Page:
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Soria continues his splendid spring

Tony Paul
The Detroit News

Lakeland, Fla. — Before they started warming up in the bullpen Saturday, Joe Nathan and Joakim Soria got to see a little bit of the Michigan State-Virginia NCAA Tournament game.

Each had a vested interest. In the Tigers' survivor pool, Nathan has Michigan State and Soria, well, had Virginia.

Early in the game, Soria made Nathan a proposal.

"I was trying to buy his team, too," Soria said, laughing. "He did not agree with that, so I guess I donate the money."

That's right. Michigan State is making amends for its tough regular season, reaching the Sweet 16 as a No. 7 seed.

Meanwhile, Nathan and Soria are trying to make amends, too, as is Joba Chamberlain. All three of them struggled mightily at some point last season, and all of three of them are being counted on again this season.

They all pitched Sunday, in succession.

"Whatever happened last year is last year," said Soria, barely a hint of sweat after a quick outing in Sunday's 7-7 tie with the Nationals. "I can't cry about it."

No, there's no crying for Soria this year. If anyone's crying, it's the batters he's faced.

Soria is on some kind of roll right now, looking very much like the All-Star reliever they acquired from the Rangers in a July blockbuster trade. He never got settled with the Tigers last season, but he's fitting in just fine right now. He tossed another perfect inning Saturday, his fifth in six outings this spring. Soria struck out two Saturday, and hasn't even allowed a hit since March 8, when he made his spring debut despite a blister on his pitching hand.

"Every single outing since then, he's gotten better," Tigers manager Brad Ausmus said. "Today was his best, by far."

Soria didn't really feature any pitch in the seventh inning of the tie with the Nationals, because he really didn't get the chance. He only threw seven pitches, all of them strikes; the strikeouts came on cut fastballs, which is showing good movement. He also mixed in some changeups, a pitch he's happy with.

Tigers fans are happy for anything and everything from Soria, who will likely start the season as the team's setup man — but ready to transition to closer should Nathan scuffle at all, like he did so often last season.

Nathan, at 40, is the biggest concern among Tiger Nation, and rightfully so after what he showcased last year. But he also looked solid Sunday, outside of one bad pitch, Ausmus said.

Nathan left up a two-seamer to leadoff man Tyler Moore, who drilled a double down the left-field line. He scored when the next batter, Ian Stewart, singled to center, but that ball wasn't hit hard. Neither was a double-play ball — one that nicked the middle finger on Nathan's pitching hand; he's fine — and an inning-ending comebacker.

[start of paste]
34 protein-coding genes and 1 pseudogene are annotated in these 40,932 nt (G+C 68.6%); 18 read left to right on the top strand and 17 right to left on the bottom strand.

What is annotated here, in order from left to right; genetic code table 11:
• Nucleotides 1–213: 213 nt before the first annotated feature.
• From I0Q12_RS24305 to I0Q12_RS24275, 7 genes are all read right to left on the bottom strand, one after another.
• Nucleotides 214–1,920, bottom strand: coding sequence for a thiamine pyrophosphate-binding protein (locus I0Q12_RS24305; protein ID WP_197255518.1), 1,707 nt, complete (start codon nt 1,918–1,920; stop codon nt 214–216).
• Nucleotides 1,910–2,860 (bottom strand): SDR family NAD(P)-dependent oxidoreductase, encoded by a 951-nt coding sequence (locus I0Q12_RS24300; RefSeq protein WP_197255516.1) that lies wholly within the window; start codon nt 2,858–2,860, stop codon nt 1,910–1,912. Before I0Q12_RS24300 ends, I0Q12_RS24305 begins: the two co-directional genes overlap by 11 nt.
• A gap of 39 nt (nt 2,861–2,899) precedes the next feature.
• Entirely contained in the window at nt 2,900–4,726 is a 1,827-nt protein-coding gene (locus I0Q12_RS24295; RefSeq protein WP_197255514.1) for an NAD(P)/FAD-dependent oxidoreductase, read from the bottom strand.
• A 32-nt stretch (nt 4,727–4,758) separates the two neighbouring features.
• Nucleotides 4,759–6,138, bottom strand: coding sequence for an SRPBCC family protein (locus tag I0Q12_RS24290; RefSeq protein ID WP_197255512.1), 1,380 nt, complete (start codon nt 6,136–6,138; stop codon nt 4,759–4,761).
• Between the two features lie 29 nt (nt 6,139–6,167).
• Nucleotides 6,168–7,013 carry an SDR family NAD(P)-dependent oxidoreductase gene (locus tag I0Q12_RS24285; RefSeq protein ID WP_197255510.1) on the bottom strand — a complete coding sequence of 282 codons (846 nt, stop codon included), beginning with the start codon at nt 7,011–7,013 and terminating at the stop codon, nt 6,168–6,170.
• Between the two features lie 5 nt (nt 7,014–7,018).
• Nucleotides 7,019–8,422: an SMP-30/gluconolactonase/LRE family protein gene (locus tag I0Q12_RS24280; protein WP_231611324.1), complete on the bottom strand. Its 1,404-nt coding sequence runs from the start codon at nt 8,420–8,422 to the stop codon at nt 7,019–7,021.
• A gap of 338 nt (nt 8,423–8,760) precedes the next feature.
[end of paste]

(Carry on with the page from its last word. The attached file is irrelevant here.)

"Joe actually was pretty good," Ausmus said of his closer, whose spring ERA is 5.87. "His two-seamer, when he's down with that, that's become a pitch he's learning to trust."

The two-seam fastball kind of acts like a sinker. Nathan also threw some good sliders, particularly to the last hitter, Emmanuel Burriss, though he admitted the changeup wasn't all that great. It's a new pitch he's working on — after how hard he was hit last year, he's trying to find a new weapon — and it's going to take some time. The biggest problem with it, Nathan said, is he's babying it, and thus not releasing it at the same spot at the fastball. As a result, it's up.

Up. That's also the keyword for Chamberlain, who pitched the eighth inning, following Nathan and Soria. It's the third consecutive game they've pitched together.

Chamberlain's slider was up too much, which was the big issue when he became a sub-par pitcher in the second half of 2014, after looking fantastic in the first half. Chamberlain allowed a run for the fourth time in seven spring outings, though it was unearned thanks to a throwing error. He allowed a couple hard-hit balls, one that shortstop Dixon Machado made a dandy play on, but another that went for a double.

"When he's throwing his slider downhill, he's really tough," Ausmus said. "But when he's getting under it and it floats, he's a lot more hittable.

"The ball was up on him."

Chamberlain, with a 7.50 spring ERA, said getting the slider down and biting hard is all about trusting the pitch. He was a late signing this spring, but isn't behind schedule. As Ausmus said, Chamberlain threw more offseason bullpen sessions this season than last season.

Nathan didn't pitch like a $10 million closer last season; Soria, 30, never found his role nor a groove after last July's trade; and Chamberlain, 29, lost it when it mattered most, in the postseason.

There's no telling what they'll do this year, particularly Nathan and Chamberlain; Soria is seen by most as the sure thing to bounce back.

But all three say they're making good progress — progress they hope will continue in the middle of next week, when all of three of them will pitch on back-to-back days for the first time this spring.

"We're close," said Chamberlain, his right arm wrapped heavily, as it is every time after he pitches. "Getting ready to get out of here."

Getting out of here, and up to Detroit — sadly, Tigers fans are afraid of that when it comes to the relievers.

That includes three relievers trying to make amends.

tpaul@detroitnews.com

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